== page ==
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PACE did the impossible for my mother. I never thought she would be able to live with us again.
"PACE did the impossible for my mother. I never thought she would be able to live with us again."


State Assessment of PACE: Texas

Study Title: Recommendations of the Texas Comptroller: Chapter 8: Health and Human Services "Expand the Use of an Effective Long-Term Care Program"

Study Date: December 2000

Study Author/Source: Carole Keeton Rylander, Texas Comptroller of Public Accounts, Texas Comptroller

Contact Information for Study: P.O. Box 13528 Capitol Station, Austin, TX 78711-3528 or 1888yourtex

Texas has passed legislation to expand the PACE program from one site to a total of 16 sites. The analysis summarized below was developed to assist the state legislature in its consideration of the legislation.

 

Major Issues

Finding

Recommendations

Cost Savings

PACE saves state and federal governments an estimated 14% compared to nursing home and medical care.

The state should expand the PACE program throughout the state.

PACE vs. Home Care Services

Medicaid home care payments restrict the range of home care services offered, in order to comply with federal requirements.

Because PACE services receive a Medicare and Medicaid capitated payment, they are unrestricted in the types and amounts of home-based services they provide, allowing them to better match the individual's care needs with the services they provide.

Quality

Despite caring for a more frail population than Medicare in general (PACE enrollees average 7.8 medical conditions and 2.7 limitations in activities of daily living), PACE enrollees have fewer hospital admissions (2,399 per 1,000 vs. 2,448) and shorter hospital stays (4.1 days vs. 6.6).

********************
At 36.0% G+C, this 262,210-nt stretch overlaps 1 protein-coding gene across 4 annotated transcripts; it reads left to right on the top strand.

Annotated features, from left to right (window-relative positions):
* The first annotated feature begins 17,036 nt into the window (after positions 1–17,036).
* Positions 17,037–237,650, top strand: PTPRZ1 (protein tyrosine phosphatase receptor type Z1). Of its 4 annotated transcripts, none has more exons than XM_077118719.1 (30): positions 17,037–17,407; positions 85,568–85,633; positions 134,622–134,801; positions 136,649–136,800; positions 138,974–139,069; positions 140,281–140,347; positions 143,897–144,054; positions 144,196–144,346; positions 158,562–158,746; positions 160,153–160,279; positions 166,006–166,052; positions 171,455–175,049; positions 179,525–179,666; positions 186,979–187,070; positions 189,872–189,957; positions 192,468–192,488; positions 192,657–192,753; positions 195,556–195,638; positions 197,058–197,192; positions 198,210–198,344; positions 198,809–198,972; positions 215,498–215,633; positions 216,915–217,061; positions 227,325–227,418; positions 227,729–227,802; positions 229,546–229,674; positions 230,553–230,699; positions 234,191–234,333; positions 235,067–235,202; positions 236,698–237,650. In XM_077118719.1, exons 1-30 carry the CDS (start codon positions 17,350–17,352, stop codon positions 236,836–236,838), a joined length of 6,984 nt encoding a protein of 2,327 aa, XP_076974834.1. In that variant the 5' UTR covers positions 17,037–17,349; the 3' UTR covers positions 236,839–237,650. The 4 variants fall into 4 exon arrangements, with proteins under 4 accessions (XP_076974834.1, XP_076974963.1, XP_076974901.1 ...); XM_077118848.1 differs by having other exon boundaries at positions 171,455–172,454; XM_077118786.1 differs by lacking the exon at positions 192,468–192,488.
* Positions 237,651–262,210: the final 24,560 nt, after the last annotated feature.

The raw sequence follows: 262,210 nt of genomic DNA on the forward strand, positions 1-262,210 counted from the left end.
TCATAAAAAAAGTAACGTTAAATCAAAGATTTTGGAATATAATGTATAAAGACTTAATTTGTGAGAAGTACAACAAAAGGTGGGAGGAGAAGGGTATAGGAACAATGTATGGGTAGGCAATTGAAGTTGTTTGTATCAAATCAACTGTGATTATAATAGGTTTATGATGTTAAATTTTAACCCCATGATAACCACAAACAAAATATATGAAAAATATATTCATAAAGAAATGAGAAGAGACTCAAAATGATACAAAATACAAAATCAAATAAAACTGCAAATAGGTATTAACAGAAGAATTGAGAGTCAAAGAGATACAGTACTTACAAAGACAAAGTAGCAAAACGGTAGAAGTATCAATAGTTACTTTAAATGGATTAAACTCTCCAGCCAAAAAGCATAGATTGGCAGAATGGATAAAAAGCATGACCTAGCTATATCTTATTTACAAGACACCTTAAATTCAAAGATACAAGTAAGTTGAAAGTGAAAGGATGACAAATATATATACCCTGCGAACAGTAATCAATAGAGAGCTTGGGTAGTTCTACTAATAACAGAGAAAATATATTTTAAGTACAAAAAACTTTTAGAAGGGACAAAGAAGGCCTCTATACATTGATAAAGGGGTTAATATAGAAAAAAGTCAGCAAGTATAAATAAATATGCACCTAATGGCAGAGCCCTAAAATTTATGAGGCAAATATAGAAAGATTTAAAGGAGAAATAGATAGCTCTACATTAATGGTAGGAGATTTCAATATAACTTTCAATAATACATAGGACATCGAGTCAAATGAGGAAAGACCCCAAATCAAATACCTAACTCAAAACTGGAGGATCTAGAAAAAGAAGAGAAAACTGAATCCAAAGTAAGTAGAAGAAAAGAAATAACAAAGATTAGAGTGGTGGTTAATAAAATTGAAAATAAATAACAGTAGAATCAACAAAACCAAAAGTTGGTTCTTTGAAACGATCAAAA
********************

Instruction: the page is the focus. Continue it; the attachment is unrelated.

PACE care successfully prevents avoidable conditions that could require or lengthen hospitalization.

Complexity
of Care

People entering home care have an average of three health conditions. This makes the process of scheduling and obtaining needed care complex and burdensome for the frail elderly and their family members.

Providing a full range of all needed care through a single program - PACE - improves quality of life.

Population Cared for by PACE in Texas

An average of 9.3 conditions; 80% require help with meals, medications, paying bills, and/or performing other daily activities.

Despite the number and severity of participant medical conditions, PACE saves Texas about 14% compared to statewide costs of regular nursing home and medical care for the frail elderly.

Demand for PACE Services

Between 1980 and 1990, residents age 85 and older grew by 46 percent.

PACE will help the state to meet growing demand for long-term care.

Sufficient Financial Backing for PACE Sites

Licensure as an HMO is not required by federal regulations and creates an unnecessary barrier to new PACE program development. The risk reserve requirements for HMOs do not reflect the smaller size of the PACE enrollee population or that PACE enrollees can return to regular Medicare/Medicaid if the PACE provider cannot meet its financial obligations. Large HMO risk reserves are designed to assure access to needed care for enrollees that need a significantly higher level of services. The PACE program is already geared to these enrollees, and the payment rates are adjusted accordingly, thus reducing the need for a risk reserve.

PACE organizations should not be required to have an HMO license. Other means to assure financial viability include requiring several months of operating expenses to be on hand, and/or that PACE organizations obtain reinsurance to limit their expenses for exceptional cases.

 

 
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